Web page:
Quit the title, but never quit on yourself.
True resilience is moving forward. Full stop. True resilience is getting up. Full stop.
And sometimes, resilience requires a shift in the vision, a shift in the goal. A shift in the title or position you currently hold.
That may not be a forever thing; it may simply be for a season. (E.g. my retirement from sport in 2016 didn’t last forever.)
But, to wrap up this excerpt on ‘true resilience’, I am keen for people to understand this – resilience is not moving forward with a brave face and chin up.
Resilience is emotional.
Resilience requires you to first feel all the feels, acknowledge the pain and the hurt of the adversity – the anger and frustration of missing out and even feeling like ‘life is unfair’, if that’s what you need to say aloud at first.
Resilience allows you to mope for a moment.
Let me put it this way – as an athlete, when you suffer injury, you don’t immediately bounce back or move forward. You physically can’t.
You are forced to pause, and sometimes even to break down more, so that you can build back up on a more solid foundation. Sometimes a surgeon has to go back in to cut and prod and shave down bones, tendons, ligaments… The repair is painful. You can’t skip that step. So why try to skip that step emotionally, mentally, spiritually?
That’s the part I love to surprise people with when it comes to true resilience from an athlete’s perspective.
But, when you do it right, the messy climb also becomes a beautiful testimony.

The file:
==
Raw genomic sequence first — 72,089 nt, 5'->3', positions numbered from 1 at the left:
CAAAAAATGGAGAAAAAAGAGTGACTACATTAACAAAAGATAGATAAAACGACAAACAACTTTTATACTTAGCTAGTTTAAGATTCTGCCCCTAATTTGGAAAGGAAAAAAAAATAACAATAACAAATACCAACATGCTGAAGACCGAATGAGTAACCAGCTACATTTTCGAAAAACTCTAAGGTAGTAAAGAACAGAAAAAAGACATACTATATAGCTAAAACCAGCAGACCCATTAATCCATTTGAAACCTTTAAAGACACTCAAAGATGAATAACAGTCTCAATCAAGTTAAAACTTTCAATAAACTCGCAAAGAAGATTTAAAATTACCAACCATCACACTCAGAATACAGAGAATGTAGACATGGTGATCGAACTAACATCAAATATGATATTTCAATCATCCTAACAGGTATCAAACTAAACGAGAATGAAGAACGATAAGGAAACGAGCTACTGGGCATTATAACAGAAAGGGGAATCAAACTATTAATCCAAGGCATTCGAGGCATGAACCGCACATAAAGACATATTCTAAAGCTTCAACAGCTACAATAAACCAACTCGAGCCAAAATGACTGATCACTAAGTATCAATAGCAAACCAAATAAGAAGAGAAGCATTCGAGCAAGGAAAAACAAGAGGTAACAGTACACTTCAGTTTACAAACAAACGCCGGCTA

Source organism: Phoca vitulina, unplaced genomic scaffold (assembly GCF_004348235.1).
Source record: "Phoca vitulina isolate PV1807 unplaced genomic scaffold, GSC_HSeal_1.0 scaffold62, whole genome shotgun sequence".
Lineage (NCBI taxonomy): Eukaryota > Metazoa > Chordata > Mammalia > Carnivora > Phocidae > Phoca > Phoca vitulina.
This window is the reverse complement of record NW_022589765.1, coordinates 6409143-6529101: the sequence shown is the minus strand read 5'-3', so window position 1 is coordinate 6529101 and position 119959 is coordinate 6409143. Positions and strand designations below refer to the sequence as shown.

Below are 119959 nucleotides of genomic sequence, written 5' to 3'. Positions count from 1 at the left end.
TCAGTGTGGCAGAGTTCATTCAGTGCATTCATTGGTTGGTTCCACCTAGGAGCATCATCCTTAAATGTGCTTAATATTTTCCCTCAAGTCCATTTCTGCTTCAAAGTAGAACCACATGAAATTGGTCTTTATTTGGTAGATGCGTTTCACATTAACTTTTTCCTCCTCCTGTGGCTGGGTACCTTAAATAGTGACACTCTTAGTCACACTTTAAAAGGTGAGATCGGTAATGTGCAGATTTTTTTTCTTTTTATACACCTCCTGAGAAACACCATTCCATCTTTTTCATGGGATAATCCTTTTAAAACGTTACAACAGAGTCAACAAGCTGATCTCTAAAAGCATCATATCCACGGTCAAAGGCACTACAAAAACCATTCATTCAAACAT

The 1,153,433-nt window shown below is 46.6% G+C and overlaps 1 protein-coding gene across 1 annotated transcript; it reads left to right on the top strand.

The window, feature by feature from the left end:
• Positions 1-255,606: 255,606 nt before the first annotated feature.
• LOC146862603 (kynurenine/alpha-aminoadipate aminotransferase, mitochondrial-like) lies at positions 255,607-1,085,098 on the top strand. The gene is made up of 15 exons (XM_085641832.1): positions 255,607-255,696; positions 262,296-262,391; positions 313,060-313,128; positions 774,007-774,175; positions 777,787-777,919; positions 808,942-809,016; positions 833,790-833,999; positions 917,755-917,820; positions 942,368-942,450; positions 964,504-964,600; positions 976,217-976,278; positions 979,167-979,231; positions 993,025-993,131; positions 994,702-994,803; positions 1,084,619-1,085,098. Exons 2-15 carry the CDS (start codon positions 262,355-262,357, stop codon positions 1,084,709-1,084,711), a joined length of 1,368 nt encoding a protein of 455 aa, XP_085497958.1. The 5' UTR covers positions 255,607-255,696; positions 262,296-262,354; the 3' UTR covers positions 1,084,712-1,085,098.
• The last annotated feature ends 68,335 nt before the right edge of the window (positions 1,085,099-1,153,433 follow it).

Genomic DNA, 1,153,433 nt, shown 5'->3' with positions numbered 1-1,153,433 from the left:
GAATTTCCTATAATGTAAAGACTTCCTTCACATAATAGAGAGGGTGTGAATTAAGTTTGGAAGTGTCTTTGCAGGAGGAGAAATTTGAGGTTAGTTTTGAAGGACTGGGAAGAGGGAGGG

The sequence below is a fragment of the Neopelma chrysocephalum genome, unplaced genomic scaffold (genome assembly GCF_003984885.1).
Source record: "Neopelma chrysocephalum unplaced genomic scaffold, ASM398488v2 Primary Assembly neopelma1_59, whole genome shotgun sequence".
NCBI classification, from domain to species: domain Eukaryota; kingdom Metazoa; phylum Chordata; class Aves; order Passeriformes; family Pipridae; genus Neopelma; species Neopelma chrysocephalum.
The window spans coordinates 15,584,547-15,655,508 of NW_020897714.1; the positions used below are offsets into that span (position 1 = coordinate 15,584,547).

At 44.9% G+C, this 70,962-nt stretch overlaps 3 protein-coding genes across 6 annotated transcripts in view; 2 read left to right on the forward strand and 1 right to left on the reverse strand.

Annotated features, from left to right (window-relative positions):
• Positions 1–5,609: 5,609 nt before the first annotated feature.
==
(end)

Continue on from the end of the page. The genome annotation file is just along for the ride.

The Resilience Challenge
So, let me challenge you with this simple, but effective three-step plan I use when working with my coaching clients –
- Identify where you are (and who you are) right now
If you’re down and out right now, take a moment to feel the pain, dig deep into it, seek therapy if you need to, journal, talk with a trusted friend (please not just social media!).
Then, build from that solid foundation of having the reality check and knowing where you are.
- Identify where you want to go and who you want to be in the future
When you know where you are, figure out where you want to be. Is it the same vision and the same title or are you making a shift? Remember, even in the shift, you’re still you. You’ve perhaps grown and changed, but don’t let the beatings harden you. As I heard my Pastor Paul Reid state the other week – ‘move on with a thicker skin and a softer heart’.
Okay, so you know where you are and where you want to go. You know who you want to be.
- Identify how you plan to get there
Now, you get bold and get connected with the right people to guide you; your resilience recovery team is just as important as your high performance team when you’re back on top! (Because you WILL be back on top, my love.)
And equipped with the wisdom and inspiration provided from your brilliant recovery team, create a plan of action. And… move forward. One step (or leap, if you’ve got it in you!) at a time!
Please remember, the best is yet to come. I hope you can believe that.
P.s. This post was in response to a question one of my workshop clients had submitted ahead of our session in April! If you’d like to have an AskAbs feature, drop me a message.